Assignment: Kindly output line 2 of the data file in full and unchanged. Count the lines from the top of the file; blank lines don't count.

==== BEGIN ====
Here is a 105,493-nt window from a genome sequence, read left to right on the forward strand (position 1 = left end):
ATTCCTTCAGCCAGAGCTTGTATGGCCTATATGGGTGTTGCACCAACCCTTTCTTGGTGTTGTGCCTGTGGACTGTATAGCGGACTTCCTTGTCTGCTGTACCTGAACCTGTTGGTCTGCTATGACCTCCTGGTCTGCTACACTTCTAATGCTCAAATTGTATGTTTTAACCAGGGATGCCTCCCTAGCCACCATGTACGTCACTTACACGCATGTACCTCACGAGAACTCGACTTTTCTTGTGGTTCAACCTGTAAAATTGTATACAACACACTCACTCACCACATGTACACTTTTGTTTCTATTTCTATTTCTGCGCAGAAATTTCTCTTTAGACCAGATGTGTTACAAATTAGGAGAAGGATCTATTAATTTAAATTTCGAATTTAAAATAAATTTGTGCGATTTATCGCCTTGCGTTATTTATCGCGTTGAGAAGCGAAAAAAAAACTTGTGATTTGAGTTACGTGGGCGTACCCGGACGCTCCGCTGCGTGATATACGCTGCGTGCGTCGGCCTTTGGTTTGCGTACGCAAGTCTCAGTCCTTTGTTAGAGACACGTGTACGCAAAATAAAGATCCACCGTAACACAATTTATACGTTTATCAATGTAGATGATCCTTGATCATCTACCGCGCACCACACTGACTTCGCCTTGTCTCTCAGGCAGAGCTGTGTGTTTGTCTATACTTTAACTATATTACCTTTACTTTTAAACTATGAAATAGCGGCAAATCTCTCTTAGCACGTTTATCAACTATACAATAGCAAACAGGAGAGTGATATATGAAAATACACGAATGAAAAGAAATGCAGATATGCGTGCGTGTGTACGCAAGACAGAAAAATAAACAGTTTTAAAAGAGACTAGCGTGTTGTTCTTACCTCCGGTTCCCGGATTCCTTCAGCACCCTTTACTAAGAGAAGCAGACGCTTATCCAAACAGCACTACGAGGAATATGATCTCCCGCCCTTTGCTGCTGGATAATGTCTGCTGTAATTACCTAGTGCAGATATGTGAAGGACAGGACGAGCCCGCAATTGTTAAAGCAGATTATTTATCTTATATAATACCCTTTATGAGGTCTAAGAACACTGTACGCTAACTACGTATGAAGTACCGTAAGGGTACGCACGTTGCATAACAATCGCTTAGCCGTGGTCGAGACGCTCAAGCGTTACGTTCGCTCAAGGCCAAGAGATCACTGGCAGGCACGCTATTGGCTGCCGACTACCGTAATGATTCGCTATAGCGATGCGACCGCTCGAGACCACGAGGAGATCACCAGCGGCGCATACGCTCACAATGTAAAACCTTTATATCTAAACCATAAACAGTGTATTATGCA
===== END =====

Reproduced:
ATTCCTTCAGCCAGAGCTTGTATGGCCTATATGGGTGTTGCACCAACCCTTTCTTGGTGTTGTGCCTGTGGACTGTATAGCGGACTTCCTTGTCTGCTGTACCTGAACCTGTTGGTCTGCTATGACCTCCTGGTCTGCTACACTTCTAATGCTCAAATTGTATGTTTTAACCAGGGATGCCTCCCTAGCCACCATGTACGTCACTTACACGCATGTACCTCACGAGAACTCGACTTTTCTTGTGGTTCAACCTGTAAAATTGTATACAACACACTCACTCACCACATGTACACTTTTGTTTCTATTTCTATTTCTGCGCAGAAATTTCTCTTTAGACCAGATGTGTTACAAATTAGGAGAAGGATCTATTAATTTAAATTTCGAATTTAAAATAAATTTGTGCGATTTATCGCCTTGCGTTATTTATCGCGTTGAGAAGCGAAAAAAAAACTTGTGATTTGAGTTACGTGGGCGTACCCGGACGCTCCGCTGCGTGATATACGCTGCGTGCGTCGGCCTTTGGTTTGCGTACGCAAGTCTCAGTCCTTTGTTAGAGACACGTGTACGCAAAATAAAGATCCACCGTAACACAATTTATACGTTTATCAATGTAGATGATCCTTGATCATCTACCGCGCACCACACTGACTTCGCCTTGTCTCTCAGGCAGAGCTGTGTGTTTGTCTATACTTTAACTATATTACCTTTACTTTTAAACTATGAAATAGCGGCAAATCTCTCTTAGCACGTTTATCAACTATACAATAGCAAACAGGAGAGTGATATATGAAAATACACGAATGAAAAGAAATGCAGATATGCGTGCGTGTGTACGCAAGACAGAAAAATAAACAGTTTTAAAAGAGACTAGCGTGTTGTTCTTACCTCCGGTTCCCGGATTCCTTCAGCACCCTTTACTAAGAGAAGCAGACGCTTATCCAAACAGCACTACGAGGAATATGATCTCCCGCCCTTTGCTGCTGGATAATGTCTGCTGTAATTACCTAGTGCAGATATGTGAAGGACAGGACGAGCCCGCAATTGTTAAAGCAGATTATTTATCTTATATAATACCCTTTATGAGGTCTAAGAACACTGTACGCTAACTACGTATGAAGTACCGTAAGGGTACGCACGTTGCATAACAATCGCTTAGCCGTGGTCGAGACGCTCAAGCGTTACGTTCGCTCAAGGCCAAGAGATCACTGGCAGGCACGCTATTGGCTGCCGACTACCGTAATGATTCGCTATAGCGATGCGACCGCTCGAGACCACGAGGAGATCACCAGCGGCGCATACGCTCACAATGTAAAACCTTTATATCTAAACCATAAACAGTGTATTATGCA